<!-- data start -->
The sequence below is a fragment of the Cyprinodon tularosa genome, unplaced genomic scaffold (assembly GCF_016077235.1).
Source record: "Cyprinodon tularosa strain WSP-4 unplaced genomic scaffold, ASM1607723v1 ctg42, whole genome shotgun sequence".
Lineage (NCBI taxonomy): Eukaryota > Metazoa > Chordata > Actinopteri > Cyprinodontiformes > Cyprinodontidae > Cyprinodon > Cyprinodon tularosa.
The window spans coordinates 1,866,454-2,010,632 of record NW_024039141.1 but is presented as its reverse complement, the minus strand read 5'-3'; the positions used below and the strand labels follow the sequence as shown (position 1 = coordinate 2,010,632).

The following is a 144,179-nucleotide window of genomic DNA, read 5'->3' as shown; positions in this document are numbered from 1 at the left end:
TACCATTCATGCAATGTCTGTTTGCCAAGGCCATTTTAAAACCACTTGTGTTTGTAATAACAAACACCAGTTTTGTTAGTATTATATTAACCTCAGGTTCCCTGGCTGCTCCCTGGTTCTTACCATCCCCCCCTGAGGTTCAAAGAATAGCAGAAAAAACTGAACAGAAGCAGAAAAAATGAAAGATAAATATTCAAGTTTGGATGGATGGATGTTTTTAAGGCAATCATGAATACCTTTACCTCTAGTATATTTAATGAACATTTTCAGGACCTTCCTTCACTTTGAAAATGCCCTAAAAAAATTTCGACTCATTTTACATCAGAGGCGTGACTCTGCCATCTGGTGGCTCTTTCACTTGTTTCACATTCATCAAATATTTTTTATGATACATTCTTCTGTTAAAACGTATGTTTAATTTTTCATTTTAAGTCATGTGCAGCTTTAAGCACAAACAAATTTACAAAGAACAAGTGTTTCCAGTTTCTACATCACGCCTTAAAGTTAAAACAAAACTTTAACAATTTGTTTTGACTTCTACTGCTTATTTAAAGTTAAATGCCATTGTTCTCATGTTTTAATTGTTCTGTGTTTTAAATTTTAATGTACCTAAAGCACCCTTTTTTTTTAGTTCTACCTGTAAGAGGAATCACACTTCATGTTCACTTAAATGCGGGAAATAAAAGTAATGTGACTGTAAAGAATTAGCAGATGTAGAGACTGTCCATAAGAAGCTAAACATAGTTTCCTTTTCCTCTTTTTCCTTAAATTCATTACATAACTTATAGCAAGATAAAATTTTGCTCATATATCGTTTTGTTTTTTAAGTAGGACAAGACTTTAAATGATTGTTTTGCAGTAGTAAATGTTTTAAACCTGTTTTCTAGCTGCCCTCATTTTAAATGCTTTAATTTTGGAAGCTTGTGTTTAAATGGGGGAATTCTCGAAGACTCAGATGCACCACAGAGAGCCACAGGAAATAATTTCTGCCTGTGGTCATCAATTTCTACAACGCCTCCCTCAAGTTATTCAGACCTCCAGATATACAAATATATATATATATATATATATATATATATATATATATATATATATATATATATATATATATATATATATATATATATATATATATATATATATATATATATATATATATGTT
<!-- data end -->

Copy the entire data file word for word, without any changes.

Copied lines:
The sequence below is a fragment of the Cyprinodon tularosa genome, unplaced genomic scaffold (assembly GCF_016077235.1).
Source record: "Cyprinodon tularosa strain WSP-4 unplaced genomic scaffold, ASM1607723v1 ctg42, whole genome shotgun sequence".
Lineage (NCBI taxonomy): Eukaryota > Metazoa > Chordata > Actinopteri > Cyprinodontiformes > Cyprinodontidae > Cyprinodon > Cyprinodon tularosa.
The window spans coordinates 1,866,454-2,010,632 of record NW_024039141.1 but is presented as its reverse complement, the minus strand read 5'-3'; the positions used below and the strand labels follow the sequence as shown (position 1 = coordinate 2,010,632).

The following is a 144,179-nucleotide window of genomic DNA, read 5'->3' as shown; positions in this document are numbered from 1 at the left end:
TACCATTCATGCAATGTCTGTTTGCCAAGGCCATTTTAAAACCACTTGTGTTTGTAATAACAAACACCAGTTTTGTTAGTATTATATTAACCTCAGGTTCCCTGGCTGCTCCCTGGTTCTTACCATCCCCCCCTGAGGTTCAAAGAATAGCAGAAAAAACTGAACAGAAGCAGAAAAAATGAAAGATAAATATTCAAGTTTGGATGGATGGATGTTTTTAAGGCAATCATGAATACCTTTACCTCTAGTATATTTAATGAACATTTTCAGGACCTTCCTTCACTTTGAAAATGCCCTAAAAAAATTTCGACTCATTTTACATCAGAGGCGTGACTCTGCCATCTGGTGGCTCTTTCACTTGTTTCACATTCATCAAATATTTTTTATGATACATTCTTCTGTTAAAACGTATGTTTAATTTTTCATTTTAAGTCATGTGCAGCTTTAAGCACAAACAAATTTACAAAGAACAAGTGTTTCCAGTTTCTACATCACGCCTTAAAGTTAAAACAAAACTTTAACAATTTGTTTTGACTTCTACTGCTTATTTAAAGTTAAATGCCATTGTTCTCATGTTTTAATTGTTCTGTGTTTTAAATTTTAATGTACCTAAAGCACCCTTTTTTTTTAGTTCTACCTGTAAGAGGAATCACACTTCATGTTCACTTAAATGCGGGAAATAAAAGTAATGTGACTGTAAAGAATTAGCAGATGTAGAGACTGTCCATAAGAAGCTAAACATAGTTTCCTTTTCCTCTTTTTCCTTAAATTCATTACATAACTTATAGCAAGATAAAATTTTGCTCATATATCGTTTTGTTTTTTAAGTAGGACAAGACTTTAAATGATTGTTTTGCAGTAGTAAATGTTTTAAACCTGTTTTCTAGCTGCCCTCATTTTAAATGCTTTAATTTTGGAAGCTTGTGTTTAAATGGGGGAATTCTCGAAGACTCAGATGCACCACAGAGAGCCACAGGAAATAATTTCTGCCTGTGGTCATCAATTTCTACAACGCCTCCCTCAAGTTATTCAGACCTCCAGATATACAAATATATATATATATATATATATATATATATATATATATATATATATATATATATATATATATATATATATATATATATATATATATATATATATATATATATATATATATGTT